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Archive archaeology at the Forschungsstelle Asia Minor – University of Münster

Postdoc Emanuele Ettore Intagliata’s new research at the Dörner Archive sheds new light on the post-Hellenistic history of Arsameia-on-the-Nymphaios.

Photo: Theresa Goell and Friedrich K. Dörner in the excavation camp at Eski Kăhta in 1954 (© Forschungsstelle Asia Minor).

By postdoc Emanuele Ettore Intagliata.

The excavations led by F. K. Dörner in the area of Eski Kahta are mostly known for the result of his work at Eski Kale, where this scholar is credited for the discovery of Arsameia-on-the-Nymphaios, the burial place of king Mithradates I. After the publication of the results of the 1950s’ excavations, Dörner’s fascination for Eski Kale continued unabated, it being mostly motivated by the desire to uncover the rests of the lost city mentioned in the Great Cult Inscription found in 1951. The numerous test trenches carried out between 1963 and 1965 in the hinterland of Eski Kale by Dörner and his team were unsuccessful in identifying the exact location of the Hellenistic urban settlement. However, they uncovered remains of the site’s later phases of occupation. Some of the results of these excavations found their way in short interim reports but were never fully published.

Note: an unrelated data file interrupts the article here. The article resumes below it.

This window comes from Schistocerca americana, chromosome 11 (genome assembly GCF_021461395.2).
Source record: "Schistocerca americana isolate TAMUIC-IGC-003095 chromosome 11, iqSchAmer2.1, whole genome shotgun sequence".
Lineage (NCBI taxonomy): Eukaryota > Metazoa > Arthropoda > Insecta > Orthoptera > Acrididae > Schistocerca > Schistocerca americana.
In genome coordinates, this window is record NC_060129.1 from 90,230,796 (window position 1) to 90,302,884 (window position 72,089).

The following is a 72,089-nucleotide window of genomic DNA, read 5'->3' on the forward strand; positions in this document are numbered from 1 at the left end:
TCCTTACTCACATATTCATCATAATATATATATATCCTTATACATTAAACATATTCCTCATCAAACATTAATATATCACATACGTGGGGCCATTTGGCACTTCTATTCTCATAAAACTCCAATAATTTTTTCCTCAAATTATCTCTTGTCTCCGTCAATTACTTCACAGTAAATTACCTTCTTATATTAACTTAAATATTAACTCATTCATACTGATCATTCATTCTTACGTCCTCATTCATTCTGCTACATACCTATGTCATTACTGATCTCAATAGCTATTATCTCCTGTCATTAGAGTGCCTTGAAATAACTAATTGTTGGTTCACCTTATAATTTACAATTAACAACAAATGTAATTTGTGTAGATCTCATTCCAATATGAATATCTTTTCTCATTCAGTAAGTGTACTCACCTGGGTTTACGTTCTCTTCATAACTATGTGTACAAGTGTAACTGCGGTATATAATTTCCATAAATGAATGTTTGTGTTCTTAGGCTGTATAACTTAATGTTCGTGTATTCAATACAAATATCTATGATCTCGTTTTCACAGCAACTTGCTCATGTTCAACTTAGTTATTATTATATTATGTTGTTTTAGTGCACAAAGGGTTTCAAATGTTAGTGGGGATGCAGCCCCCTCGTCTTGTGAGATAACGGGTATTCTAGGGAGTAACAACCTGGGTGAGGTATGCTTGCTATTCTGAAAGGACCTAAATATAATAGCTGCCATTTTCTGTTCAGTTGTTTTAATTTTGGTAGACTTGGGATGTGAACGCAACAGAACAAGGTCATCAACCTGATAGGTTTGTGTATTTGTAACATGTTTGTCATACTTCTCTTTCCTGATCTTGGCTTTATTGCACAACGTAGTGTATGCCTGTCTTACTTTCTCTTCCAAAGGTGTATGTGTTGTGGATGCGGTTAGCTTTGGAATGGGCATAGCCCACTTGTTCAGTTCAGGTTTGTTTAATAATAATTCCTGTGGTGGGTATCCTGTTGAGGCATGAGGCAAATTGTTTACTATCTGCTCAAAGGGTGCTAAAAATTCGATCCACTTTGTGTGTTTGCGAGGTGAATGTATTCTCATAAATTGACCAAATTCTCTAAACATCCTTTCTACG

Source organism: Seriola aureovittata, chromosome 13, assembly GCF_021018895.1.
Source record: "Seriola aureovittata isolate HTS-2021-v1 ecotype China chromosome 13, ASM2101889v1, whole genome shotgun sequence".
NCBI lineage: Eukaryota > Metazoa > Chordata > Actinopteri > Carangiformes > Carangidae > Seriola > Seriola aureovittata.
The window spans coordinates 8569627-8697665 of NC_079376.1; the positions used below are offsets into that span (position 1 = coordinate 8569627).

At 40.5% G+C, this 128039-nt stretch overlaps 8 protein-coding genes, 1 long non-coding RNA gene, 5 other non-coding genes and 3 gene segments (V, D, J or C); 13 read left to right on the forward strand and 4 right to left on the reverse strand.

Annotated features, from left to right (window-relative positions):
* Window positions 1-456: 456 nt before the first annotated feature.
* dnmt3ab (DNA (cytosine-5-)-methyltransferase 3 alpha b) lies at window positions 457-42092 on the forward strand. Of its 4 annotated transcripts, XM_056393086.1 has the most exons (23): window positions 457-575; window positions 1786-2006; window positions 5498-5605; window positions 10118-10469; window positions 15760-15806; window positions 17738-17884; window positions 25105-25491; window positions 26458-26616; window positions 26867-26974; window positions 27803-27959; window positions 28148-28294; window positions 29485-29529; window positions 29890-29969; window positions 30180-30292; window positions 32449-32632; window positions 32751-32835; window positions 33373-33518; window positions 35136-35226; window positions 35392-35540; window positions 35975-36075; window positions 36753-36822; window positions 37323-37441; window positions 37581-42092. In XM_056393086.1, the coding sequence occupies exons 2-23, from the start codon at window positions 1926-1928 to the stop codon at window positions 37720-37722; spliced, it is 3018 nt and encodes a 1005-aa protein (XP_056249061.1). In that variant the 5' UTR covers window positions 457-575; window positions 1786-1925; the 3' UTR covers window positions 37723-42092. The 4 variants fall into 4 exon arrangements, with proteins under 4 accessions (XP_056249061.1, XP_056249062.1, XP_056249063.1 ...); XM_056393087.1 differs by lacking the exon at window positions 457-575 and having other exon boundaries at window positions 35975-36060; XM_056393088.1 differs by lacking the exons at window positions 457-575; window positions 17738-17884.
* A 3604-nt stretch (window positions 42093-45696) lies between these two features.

A large part of the original documentations of Dörner’s excavations is now housed at the Forschungsstelle Asia Minor, a research centre based at the University of Münster and founded by Dörner himself in the early 1970s. The thousands of photographs, handwritten notes, letters, and reports in this centre not only provide vital information about the excavations at Eski Kale, but they also contribute to painting a vivid picture of Dörner as a passionate historian and ethnographer.

A project funded by the Danish Institute in Damascus has allowed UrbNet postdoc Emanuele Ettore Intagliata to travel to Münster, start the systematic study of this important archive collection, and explore its untapped potential for future research. In collaboration with Prof. Michael Blömer (University of Münster and former Assistant Professor at UrbNet), the project has started the study of hundreds of documents pertaining specifically to the 1960s excavations conducted in the hinterland of Eski Kale.

The research at Münster has focussed in particular on the results of the excavations of the so-called ‘Mosaikfeld’ and ‘Ironfeld’. The former uncovered the remains of a large bathhouse that was dated by the excavators to the second or first century AD, but that is presumably much later. The ‘Ironfeld’ was a large facility provided with furnaces for melting iron and producing metal objects. The documentation of the excavation of the ‘Ironfeld’ is particularly extensive and includes hundreds of plans, photographs, and drawings. The study of this material will not only provide important information on the dating of the ‘Ironfeld’, but will also contribute to answer questions related to circularity and material flow in antiquity in this region of southeast Anatolia.